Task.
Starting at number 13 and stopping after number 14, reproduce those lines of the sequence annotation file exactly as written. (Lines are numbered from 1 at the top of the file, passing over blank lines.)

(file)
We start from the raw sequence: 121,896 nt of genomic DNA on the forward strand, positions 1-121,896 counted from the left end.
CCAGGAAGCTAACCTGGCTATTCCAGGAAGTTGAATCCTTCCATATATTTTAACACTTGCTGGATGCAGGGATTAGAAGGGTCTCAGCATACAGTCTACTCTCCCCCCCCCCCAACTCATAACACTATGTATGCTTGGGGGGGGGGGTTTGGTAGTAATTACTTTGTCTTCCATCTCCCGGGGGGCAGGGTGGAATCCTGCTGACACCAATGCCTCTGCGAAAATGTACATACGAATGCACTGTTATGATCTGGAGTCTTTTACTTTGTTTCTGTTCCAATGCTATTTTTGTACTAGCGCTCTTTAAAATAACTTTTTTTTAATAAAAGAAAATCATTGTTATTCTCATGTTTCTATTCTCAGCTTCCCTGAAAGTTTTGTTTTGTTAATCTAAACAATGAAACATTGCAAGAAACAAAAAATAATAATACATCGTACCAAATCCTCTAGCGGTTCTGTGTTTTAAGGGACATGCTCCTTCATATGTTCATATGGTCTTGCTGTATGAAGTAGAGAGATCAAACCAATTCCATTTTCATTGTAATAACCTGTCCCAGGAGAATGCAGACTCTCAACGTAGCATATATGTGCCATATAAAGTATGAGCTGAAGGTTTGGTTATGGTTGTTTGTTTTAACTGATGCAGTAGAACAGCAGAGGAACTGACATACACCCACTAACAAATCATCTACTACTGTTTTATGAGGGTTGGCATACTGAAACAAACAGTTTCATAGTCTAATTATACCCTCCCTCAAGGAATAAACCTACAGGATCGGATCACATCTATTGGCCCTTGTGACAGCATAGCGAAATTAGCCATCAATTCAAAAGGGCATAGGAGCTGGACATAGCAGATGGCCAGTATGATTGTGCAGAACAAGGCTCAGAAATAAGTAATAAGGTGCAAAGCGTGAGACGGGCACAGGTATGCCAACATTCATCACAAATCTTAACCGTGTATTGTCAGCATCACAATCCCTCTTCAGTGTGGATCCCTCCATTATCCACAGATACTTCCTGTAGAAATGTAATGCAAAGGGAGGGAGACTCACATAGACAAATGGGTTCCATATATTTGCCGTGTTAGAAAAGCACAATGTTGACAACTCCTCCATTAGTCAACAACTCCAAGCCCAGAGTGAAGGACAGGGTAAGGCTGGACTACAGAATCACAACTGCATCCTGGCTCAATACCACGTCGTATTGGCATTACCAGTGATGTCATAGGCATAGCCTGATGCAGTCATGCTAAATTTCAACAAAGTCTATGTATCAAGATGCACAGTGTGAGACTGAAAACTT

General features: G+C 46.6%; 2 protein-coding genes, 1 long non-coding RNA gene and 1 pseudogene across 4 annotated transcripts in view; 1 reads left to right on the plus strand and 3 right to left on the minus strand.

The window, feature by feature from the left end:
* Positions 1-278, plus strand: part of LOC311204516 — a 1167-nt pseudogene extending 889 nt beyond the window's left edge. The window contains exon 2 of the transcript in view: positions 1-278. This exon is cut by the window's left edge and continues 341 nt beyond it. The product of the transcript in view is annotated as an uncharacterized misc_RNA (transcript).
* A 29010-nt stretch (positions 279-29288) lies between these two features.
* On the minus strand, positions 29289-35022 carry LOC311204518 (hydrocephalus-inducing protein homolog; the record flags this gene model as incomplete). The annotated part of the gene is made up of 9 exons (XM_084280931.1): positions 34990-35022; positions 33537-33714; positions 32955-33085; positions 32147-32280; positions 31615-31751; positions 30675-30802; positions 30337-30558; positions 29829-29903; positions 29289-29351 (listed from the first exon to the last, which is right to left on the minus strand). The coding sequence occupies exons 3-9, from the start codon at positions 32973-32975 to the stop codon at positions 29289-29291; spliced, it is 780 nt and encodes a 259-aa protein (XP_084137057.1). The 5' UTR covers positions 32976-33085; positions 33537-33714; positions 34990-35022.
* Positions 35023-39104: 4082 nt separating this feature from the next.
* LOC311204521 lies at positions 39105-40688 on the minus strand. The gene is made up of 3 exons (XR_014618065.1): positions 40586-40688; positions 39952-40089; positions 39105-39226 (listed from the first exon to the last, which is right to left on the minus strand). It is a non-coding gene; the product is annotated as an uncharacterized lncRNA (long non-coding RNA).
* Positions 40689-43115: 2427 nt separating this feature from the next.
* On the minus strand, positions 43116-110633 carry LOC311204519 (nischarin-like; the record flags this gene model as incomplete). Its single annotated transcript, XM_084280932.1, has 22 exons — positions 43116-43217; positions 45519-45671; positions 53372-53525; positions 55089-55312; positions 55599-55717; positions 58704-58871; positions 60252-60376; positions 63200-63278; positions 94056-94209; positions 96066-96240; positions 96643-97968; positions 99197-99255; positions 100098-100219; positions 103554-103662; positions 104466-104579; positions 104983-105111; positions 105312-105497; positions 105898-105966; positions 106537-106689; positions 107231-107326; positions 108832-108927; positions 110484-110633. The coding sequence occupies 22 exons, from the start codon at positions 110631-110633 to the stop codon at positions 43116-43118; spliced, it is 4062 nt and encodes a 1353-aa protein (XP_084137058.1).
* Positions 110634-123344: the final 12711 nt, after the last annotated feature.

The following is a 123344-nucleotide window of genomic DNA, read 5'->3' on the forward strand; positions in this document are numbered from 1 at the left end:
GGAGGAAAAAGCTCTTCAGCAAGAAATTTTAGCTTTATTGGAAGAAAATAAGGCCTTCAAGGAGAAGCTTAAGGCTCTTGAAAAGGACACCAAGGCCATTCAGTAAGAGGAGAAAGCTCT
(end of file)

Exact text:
The following is a 123344-nucleotide window of genomic DNA, read 5'->3' on the forward strand; positions in this document are numbered from 1 at the left end:
GGAGGAAAAAGCTCTTCAGCAAGAAATTTTAGCTTTATTGGAAGAAAATAAGGCCTTCAAGGAGAAGCTTAAGGCTCTTGAAAAGGACACCAAGGCCATTCAGTAAGAGGAGAAAGCTCT